California could be the latest state to ban employer access to employee's pages on social-media sites — a prospect that has the investment industry worried about limits on oversight.
The bill, passed by the California Legislature last month, awaits the signature of Gov. Jerry Brown. Mr. Brown has until the end of the month to act.
The proposed law would prohibit an employer from requiring that an employee or job applicant disclose passwords for personal social-media sites.
The Securities Industry and Financial Markets Association this month asked Mr. Brown to veto the legislation.
“The bill, while well-intended, conflicts with the duty of securities firms to supervise, record and maintain business-related communications” under Financial Industry Regulatory Authority Inc. rules, SIFMA said in a letter to the governor.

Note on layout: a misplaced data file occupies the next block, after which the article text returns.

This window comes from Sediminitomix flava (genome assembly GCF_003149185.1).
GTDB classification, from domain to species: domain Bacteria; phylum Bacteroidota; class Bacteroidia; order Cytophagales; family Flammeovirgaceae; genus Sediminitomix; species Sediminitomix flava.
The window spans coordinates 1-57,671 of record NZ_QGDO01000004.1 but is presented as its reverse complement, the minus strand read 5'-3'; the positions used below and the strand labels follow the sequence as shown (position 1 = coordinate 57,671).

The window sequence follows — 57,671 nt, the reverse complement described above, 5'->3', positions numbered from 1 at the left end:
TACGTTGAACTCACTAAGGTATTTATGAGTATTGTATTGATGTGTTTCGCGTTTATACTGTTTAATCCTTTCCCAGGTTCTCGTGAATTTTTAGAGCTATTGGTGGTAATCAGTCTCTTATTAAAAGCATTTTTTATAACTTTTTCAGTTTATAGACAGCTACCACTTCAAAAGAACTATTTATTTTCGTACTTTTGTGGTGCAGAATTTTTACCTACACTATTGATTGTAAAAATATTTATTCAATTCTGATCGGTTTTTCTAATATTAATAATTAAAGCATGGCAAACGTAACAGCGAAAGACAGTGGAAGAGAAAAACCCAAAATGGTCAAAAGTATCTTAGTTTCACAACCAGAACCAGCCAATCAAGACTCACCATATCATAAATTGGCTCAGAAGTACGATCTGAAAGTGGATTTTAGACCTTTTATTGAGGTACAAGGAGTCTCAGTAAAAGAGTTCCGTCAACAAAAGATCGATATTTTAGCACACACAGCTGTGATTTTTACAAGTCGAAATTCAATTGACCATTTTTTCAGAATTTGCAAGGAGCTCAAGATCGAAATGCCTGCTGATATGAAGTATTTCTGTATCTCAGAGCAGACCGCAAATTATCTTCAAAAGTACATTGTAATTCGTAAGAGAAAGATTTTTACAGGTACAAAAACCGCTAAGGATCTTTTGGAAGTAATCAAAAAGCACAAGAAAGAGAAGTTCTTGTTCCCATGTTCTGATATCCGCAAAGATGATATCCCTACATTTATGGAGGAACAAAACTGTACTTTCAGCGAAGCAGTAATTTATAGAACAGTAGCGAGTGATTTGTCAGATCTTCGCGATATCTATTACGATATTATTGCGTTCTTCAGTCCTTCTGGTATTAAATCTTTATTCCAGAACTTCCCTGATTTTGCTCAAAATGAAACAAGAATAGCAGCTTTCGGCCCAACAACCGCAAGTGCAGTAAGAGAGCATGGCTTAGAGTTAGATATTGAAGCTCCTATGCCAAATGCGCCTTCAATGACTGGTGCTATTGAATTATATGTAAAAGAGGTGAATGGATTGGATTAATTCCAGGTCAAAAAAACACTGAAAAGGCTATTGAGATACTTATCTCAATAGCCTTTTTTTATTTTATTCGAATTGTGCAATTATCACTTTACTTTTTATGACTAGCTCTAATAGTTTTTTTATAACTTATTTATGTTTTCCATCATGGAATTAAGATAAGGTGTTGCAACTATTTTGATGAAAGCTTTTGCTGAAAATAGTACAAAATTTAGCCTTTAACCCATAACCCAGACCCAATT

“The securities industry has absolutely no interest in accessing employee accounts that are used exclusively for personal use,” SIFMA wrote. “The problem, however, is that many people use the same account for both personal and business activity.”
Many brokerage firms ask their representatives to certify that they don't use social media for business purposes.
“The question comes down to, what if a representative is not honest about their business use of social media?” SIFMA associate general counsel Kim Chamberlain said last week during a meeting with state regulators.
In May, Maryland became the first state to ban employers from asking for social-media passwords. Maryland's law goes into effect next month. A similar law is set to go into effect in Illinois next year.
New York, Delaware, Massachusetts and Minnesota are among other states that have similar bills pending.